An unrelated guest post on the Conference Basics blog also offered some insight into the type of atmosphere that organizations should strive to create at conferences and other events. In How to Stimulate Serendipity in Conferences (And other Events), guest blogger Ana Silva suggests that “the notion that serendipity [the art of looking for something and ending up finding something else, at times more valuable than the thing you were looking for] can be stimulated or facilitated is increasingly cited by authors and futurists.” By way of example, she quotes from the book The Power of Pull, (by John Hagel III, John Seely Brown and Lang Davison) which is aptly subtitled: How Small Moves, Smartly Made, Can set Big Things in Motion. The book’s authors suggest that “serendipity can be shaped: We can make choices that will increase our ability to attract people and resources to us that we never knew existed, leading to serendipitous encounters that prove enormously valuable”.
Silva notes that “conferences and other events can be great places for increasing our probability of engaging in serendipitous encounters, with other people and also with new ideas, especially those in emerging arenas that attract a diverse set of participants and speakers.” She suggests that meeting organizers should try to “design a conference experience that increases the possibility of serendipity happening,” and offers ideas such as the following (and much more):
- Curate your audience: try as much as possible to appeal to a diverse crowd of attendees … but also the “right” attendees. More than half of the value that your event will be providing comes from the new connections born during breaks and networking time.
- Use Twitter as a serendipity engine: conversations on Twitter before, during and after your event can be a valid channel to connect with other community members ... so make sure you have an “official” Twitter hashtag and that it’s present in all your communications.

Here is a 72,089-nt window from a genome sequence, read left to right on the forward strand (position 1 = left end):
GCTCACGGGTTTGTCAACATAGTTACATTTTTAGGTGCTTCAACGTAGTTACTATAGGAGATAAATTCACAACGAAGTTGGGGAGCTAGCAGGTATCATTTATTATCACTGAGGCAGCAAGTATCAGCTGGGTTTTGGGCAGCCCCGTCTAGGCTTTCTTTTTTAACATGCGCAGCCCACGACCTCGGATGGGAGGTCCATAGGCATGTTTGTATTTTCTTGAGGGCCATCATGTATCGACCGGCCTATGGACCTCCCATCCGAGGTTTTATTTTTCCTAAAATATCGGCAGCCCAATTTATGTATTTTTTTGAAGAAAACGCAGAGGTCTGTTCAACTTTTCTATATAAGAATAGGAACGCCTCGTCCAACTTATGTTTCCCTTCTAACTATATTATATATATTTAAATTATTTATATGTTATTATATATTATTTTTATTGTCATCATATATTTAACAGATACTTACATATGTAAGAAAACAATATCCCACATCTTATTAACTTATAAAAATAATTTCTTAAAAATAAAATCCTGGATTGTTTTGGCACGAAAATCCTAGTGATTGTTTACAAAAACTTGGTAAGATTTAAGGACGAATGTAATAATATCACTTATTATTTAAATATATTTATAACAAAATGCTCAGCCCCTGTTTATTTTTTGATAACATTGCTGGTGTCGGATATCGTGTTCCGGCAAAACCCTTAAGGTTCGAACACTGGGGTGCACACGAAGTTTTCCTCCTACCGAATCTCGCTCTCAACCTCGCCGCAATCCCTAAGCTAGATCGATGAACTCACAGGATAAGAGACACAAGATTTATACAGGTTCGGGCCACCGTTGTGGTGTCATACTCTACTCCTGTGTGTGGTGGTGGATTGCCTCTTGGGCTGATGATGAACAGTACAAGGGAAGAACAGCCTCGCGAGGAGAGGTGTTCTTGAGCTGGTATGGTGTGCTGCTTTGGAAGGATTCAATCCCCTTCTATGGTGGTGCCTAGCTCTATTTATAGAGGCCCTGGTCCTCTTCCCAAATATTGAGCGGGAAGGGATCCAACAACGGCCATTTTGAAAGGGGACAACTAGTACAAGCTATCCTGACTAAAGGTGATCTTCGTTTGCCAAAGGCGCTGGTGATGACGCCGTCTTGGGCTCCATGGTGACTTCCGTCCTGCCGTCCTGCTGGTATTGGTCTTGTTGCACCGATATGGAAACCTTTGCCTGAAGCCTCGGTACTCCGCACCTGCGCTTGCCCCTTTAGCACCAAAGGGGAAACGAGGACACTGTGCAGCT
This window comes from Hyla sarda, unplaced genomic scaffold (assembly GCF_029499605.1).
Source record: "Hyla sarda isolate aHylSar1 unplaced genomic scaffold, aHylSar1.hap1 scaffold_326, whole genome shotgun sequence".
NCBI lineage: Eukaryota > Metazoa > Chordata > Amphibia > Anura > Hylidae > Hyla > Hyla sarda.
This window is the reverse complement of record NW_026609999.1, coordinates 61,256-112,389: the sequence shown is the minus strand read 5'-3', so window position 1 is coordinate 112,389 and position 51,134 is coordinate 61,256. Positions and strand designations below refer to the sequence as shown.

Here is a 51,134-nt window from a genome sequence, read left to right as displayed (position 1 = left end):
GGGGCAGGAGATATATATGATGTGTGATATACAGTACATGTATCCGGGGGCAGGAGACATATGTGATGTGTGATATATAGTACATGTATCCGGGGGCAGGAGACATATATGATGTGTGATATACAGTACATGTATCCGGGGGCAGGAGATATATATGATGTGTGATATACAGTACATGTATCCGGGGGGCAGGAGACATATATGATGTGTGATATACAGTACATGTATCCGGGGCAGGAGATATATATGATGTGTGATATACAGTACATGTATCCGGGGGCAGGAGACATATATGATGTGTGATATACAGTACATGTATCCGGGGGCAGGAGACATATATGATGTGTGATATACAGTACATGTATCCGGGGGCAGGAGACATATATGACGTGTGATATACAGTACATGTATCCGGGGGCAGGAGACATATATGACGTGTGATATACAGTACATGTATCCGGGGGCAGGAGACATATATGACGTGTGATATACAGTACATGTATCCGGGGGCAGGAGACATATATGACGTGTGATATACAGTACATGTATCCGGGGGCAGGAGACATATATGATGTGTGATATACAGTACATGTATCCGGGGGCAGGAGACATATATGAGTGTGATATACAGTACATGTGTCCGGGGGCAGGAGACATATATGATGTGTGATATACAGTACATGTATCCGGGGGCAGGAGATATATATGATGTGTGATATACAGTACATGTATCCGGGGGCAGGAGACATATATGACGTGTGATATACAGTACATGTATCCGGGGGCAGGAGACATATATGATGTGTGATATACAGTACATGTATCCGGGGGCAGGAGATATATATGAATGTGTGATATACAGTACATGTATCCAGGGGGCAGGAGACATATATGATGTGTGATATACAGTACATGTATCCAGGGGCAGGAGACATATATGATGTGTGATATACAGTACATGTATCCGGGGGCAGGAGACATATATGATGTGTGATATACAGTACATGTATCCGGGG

- Design the physical space to favor encounters: provide coffee areas that are comfortable and attractive for people to hang out, not too spacious, not too small ...
- Facilitate introductions: not everyone is a natural born networker. Sometimes having a searchable database of the attendees or suggesting 10 people to meet at the event ... can kickstart encounters. The best introductions though are made by humans.
- Help break the ice: if the group is small enough consider changing the display of the room and having everyone presenting themselves. If this is not possible, simply imagine some ice breaking exercise that helps put people more at ease.
Silva’s post also offers ideas for attendees to further promote serendipitous events.
As Ida Shessel suggests at the end of her CSAE article, when you find ways “to help members become part of the inner circle of your organization…they’ll come back to your events year after year; recommend your association and events to others [and] bring in new members."
Photo source: US National Archives Flickr Photostream